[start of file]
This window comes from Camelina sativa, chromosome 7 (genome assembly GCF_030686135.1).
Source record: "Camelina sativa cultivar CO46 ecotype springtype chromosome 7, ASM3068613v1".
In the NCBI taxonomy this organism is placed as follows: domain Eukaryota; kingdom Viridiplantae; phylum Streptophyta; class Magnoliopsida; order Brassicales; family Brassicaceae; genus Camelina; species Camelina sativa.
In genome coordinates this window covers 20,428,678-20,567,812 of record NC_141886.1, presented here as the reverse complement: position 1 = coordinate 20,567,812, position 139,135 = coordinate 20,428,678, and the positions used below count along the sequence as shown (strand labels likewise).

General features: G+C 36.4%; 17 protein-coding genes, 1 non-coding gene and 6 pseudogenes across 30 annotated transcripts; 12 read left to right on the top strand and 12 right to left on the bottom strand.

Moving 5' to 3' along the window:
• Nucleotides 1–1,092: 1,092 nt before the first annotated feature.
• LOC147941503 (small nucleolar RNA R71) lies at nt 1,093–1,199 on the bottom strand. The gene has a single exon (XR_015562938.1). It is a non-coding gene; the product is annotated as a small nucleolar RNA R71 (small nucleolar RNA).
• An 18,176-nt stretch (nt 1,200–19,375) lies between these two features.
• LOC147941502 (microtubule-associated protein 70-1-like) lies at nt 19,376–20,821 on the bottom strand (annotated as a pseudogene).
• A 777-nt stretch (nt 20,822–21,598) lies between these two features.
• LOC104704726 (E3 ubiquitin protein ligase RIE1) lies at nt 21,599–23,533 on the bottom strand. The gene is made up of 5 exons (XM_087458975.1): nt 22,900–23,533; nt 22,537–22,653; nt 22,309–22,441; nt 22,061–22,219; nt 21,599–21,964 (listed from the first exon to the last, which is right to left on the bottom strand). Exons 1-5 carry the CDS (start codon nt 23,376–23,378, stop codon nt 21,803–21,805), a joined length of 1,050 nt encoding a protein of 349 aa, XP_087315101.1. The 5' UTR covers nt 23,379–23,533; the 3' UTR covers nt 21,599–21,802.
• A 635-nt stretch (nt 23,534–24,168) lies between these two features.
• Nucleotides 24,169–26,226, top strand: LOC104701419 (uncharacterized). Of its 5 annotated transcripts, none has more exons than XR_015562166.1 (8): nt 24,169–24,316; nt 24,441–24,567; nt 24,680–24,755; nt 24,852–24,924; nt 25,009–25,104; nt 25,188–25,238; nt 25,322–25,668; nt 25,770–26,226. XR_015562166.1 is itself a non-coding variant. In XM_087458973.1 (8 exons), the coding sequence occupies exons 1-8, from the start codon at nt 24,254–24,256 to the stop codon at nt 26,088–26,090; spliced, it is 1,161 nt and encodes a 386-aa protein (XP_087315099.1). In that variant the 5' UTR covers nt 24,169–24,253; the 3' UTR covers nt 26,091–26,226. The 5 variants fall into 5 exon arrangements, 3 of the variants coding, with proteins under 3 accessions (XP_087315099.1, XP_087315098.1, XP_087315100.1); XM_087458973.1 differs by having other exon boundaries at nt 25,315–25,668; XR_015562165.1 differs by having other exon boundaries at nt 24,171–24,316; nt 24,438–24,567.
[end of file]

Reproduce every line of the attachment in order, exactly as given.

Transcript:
This window comes from Camelina sativa, chromosome 7 (genome assembly GCF_030686135.1).
Source record: "Camelina sativa cultivar CO46 ecotype springtype chromosome 7, ASM3068613v1".
In the NCBI taxonomy this organism is placed as follows: domain Eukaryota; kingdom Viridiplantae; phylum Streptophyta; class Magnoliopsida; order Brassicales; family Brassicaceae; genus Camelina; species Camelina sativa.
In genome coordinates this window covers 20,428,678-20,567,812 of record NC_141886.1, presented here as the reverse complement: position 1 = coordinate 20,567,812, position 139,135 = coordinate 20,428,678, and the positions used below count along the sequence as shown (strand labels likewise).

General features: G+C 36.4%; 17 protein-coding genes, 1 non-coding gene and 6 pseudogenes across 30 annotated transcripts; 12 read left to right on the top strand and 12 right to left on the bottom strand.

Moving 5' to 3' along the window:
• Nucleotides 1–1,092: 1,092 nt before the first annotated feature.
• LOC147941503 (small nucleolar RNA R71) lies at nt 1,093–1,199 on the bottom strand. The gene has a single exon (XR_015562938.1). It is a non-coding gene; the product is annotated as a small nucleolar RNA R71 (small nucleolar RNA).
• An 18,176-nt stretch (nt 1,200–19,375) lies between these two features.
• LOC147941502 (microtubule-associated protein 70-1-like) lies at nt 19,376–20,821 on the bottom strand (annotated as a pseudogene).
• A 777-nt stretch (nt 20,822–21,598) lies between these two features.
• LOC104704726 (E3 ubiquitin protein ligase RIE1) lies at nt 21,599–23,533 on the bottom strand. The gene is made up of 5 exons (XM_087458975.1): nt 22,900–23,533; nt 22,537–22,653; nt 22,309–22,441; nt 22,061–22,219; nt 21,599–21,964 (listed from the first exon to the last, which is right to left on the bottom strand). Exons 1-5 carry the CDS (start codon nt 23,376–23,378, stop codon nt 21,803–21,805), a joined length of 1,050 nt encoding a protein of 349 aa, XP_087315101.1. The 5' UTR covers nt 23,379–23,533; the 3' UTR covers nt 21,599–21,802.
• A 635-nt stretch (nt 23,534–24,168) lies between these two features.
• Nucleotides 24,169–26,226, top strand: LOC104701419 (uncharacterized). Of its 5 annotated transcripts, none has more exons than XR_015562166.1 (8): nt 24,169–24,316; nt 24,441–24,567; nt 24,680–24,755; nt 24,852–24,924; nt 25,009–25,104; nt 25,188–25,238; nt 25,322–25,668; nt 25,770–26,226. XR_015562166.1 is itself a non-coding variant. In XM_087458973.1 (8 exons), the coding sequence occupies exons 1-8, from the start codon at nt 24,254–24,256 to the stop codon at nt 26,088–26,090; spliced, it is 1,161 nt and encodes a 386-aa protein (XP_087315099.1). In that variant the 5' UTR covers nt 24,169–24,253; the 3' UTR covers nt 26,091–26,226. The 5 variants fall into 5 exon arrangements, 3 of the variants coding, with proteins under 3 accessions (XP_087315099.1, XP_087315098.1, XP_087315100.1); XM_087458973.1 differs by having other exon boundaries at nt 25,315–25,668; XR_015562165.1 differs by having other exon boundaries at nt 24,171–24,316; nt 24,438–24,567.